Republican Sen. John McCain pledged Sunday to work with his former Democratic rival, President-elect Barack Obama, on economic and national security issues.
He also rejected Republican attempts to link Obama to the scandal surrounding Illinois Gov. Rod Blagojevich. The chairman of the Republican National Committee, Mike Duncan, has accused Obama of not fully addressing contacts with Blagojevich concerning the Senate seat vacated by Obama.
Blagojevich has been accused of federal corruption, including trying to sell off that seat.
"You know, in all due respect to the Republican National Committee and anybody, right now, I think we should try to be working constructively together, not only on an issue such as this, but on the economy, stimulus package, reforms that are necessary," McCain said in a broadcast interview.
"I don't know all the details of the relationship between President-elect Obama's campaign or his people and the governor of Illinois, but I have some confidence that all the information will come out," McCain said. "It always does, it seems to me."
The Arizona senator said he will disagree sometimes with Obama on important issues, but that the nation's problems are too daunting for political divisiveness.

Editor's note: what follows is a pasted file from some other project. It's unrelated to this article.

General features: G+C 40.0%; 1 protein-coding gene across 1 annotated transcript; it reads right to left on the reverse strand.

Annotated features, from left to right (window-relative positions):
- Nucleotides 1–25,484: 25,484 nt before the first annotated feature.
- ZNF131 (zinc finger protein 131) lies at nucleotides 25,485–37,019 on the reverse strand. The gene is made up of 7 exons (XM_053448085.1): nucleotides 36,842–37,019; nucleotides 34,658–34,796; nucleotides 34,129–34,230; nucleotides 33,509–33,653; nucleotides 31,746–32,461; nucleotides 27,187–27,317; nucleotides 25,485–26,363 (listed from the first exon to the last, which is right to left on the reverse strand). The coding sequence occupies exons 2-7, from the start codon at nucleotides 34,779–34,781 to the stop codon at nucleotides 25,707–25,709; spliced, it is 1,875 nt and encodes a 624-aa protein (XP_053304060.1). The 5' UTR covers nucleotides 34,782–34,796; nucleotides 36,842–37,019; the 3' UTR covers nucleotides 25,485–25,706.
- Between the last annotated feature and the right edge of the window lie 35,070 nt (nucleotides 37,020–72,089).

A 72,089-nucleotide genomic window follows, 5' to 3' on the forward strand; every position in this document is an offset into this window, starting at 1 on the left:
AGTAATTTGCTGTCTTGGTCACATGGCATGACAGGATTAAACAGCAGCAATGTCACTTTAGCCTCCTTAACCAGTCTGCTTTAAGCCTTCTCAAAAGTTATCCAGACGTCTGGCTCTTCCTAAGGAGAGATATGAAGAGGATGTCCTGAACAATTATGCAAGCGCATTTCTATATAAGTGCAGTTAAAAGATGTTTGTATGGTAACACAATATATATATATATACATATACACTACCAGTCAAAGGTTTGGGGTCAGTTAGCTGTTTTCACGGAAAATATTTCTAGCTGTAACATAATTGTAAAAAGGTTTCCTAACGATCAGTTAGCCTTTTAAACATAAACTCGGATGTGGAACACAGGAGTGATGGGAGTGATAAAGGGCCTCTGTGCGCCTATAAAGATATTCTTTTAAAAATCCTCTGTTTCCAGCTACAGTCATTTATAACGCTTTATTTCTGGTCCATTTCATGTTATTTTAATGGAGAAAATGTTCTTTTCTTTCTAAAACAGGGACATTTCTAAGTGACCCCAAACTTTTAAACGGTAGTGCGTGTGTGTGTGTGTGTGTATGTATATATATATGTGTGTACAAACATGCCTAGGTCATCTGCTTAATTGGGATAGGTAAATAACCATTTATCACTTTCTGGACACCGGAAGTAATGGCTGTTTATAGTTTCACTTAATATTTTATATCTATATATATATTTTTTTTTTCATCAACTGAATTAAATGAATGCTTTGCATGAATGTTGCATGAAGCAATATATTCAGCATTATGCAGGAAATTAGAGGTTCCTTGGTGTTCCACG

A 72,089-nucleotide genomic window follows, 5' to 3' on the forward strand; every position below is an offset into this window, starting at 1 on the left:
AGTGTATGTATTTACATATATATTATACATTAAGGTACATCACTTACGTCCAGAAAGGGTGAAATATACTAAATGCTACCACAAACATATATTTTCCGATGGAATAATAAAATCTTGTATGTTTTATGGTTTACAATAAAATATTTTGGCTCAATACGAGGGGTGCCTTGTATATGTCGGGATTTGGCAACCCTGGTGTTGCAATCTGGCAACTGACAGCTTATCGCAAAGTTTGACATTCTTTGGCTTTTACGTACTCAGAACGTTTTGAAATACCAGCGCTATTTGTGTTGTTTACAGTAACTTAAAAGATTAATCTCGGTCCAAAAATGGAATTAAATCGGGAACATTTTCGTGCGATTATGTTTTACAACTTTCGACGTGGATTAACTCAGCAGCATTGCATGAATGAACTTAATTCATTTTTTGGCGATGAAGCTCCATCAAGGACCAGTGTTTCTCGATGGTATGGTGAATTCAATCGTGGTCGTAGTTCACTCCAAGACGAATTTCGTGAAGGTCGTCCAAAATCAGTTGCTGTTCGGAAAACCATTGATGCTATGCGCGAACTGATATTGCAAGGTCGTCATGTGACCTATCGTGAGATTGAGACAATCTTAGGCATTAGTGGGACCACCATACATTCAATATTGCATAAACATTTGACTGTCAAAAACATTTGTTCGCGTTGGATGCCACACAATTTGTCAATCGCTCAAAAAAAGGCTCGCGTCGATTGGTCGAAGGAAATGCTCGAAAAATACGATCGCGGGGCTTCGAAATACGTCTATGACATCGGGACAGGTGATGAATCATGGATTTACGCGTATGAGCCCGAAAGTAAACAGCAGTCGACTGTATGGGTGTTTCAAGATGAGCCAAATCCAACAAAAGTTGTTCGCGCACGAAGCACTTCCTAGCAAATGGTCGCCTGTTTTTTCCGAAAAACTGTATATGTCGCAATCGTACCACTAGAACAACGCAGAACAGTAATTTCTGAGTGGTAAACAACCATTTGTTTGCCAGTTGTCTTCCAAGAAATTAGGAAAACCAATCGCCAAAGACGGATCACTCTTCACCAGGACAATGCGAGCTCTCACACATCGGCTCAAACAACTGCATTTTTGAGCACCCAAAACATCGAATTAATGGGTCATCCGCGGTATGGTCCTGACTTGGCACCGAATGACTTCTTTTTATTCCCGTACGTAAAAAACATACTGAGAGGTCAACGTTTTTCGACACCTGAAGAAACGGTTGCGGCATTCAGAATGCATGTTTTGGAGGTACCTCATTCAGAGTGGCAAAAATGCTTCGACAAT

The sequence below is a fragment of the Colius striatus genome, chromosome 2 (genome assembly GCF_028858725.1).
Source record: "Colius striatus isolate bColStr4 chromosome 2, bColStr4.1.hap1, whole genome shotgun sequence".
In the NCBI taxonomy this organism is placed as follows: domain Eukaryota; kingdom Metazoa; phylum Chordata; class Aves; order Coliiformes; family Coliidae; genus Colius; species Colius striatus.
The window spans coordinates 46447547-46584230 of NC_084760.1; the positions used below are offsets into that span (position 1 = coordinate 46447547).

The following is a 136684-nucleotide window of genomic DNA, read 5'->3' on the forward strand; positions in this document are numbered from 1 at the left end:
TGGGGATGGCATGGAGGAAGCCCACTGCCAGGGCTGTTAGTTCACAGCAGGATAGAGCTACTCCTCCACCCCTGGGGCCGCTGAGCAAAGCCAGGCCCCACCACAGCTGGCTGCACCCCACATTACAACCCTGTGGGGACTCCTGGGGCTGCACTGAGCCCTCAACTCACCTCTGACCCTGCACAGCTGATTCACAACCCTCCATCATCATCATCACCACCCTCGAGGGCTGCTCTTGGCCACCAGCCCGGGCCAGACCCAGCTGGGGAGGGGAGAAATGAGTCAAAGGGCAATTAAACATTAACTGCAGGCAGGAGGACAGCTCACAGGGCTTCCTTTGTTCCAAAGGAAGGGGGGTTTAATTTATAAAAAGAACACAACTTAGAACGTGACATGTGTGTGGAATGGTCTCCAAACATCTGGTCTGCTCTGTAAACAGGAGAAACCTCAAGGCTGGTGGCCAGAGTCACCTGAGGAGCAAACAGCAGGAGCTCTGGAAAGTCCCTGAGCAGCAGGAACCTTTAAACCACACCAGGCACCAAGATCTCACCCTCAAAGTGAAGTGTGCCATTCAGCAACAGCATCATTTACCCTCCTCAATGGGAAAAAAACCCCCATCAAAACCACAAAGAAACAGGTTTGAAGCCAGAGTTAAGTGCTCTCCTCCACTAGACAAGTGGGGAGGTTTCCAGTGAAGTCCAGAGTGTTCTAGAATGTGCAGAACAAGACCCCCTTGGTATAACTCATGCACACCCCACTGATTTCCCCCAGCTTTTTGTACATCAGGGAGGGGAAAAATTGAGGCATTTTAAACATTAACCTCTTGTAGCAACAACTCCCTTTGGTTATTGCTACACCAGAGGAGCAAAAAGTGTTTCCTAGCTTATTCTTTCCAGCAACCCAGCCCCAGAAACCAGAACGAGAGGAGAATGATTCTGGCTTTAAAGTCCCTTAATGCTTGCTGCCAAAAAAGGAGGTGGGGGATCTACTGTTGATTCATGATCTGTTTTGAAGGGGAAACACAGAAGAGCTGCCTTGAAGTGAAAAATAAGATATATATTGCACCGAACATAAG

"I think my job is, of course, to be a part of and hopefully exert some leadership in the loyal opposition. But I emphasize the word 'loyal,'" McCain said.
"Will there be areas of disagreement? Of course. We are different parties and different philosophy," he added. "But the nation wants us to unite and work together."
McCain, who voted against the auto bailout plan rejected by the Senate last week, said he could support an economic stimulus plan proposed by Obama for early next year. But he wants to see the details before committing.
McCain also said it's too early to endorse any of the Republicans who might run for president in 2012, including his former running mate, Alaska Gov. Sarah Palin.
"My corpse is still warm," McCain quipped.
McCain appeared on ABC's "This Week."
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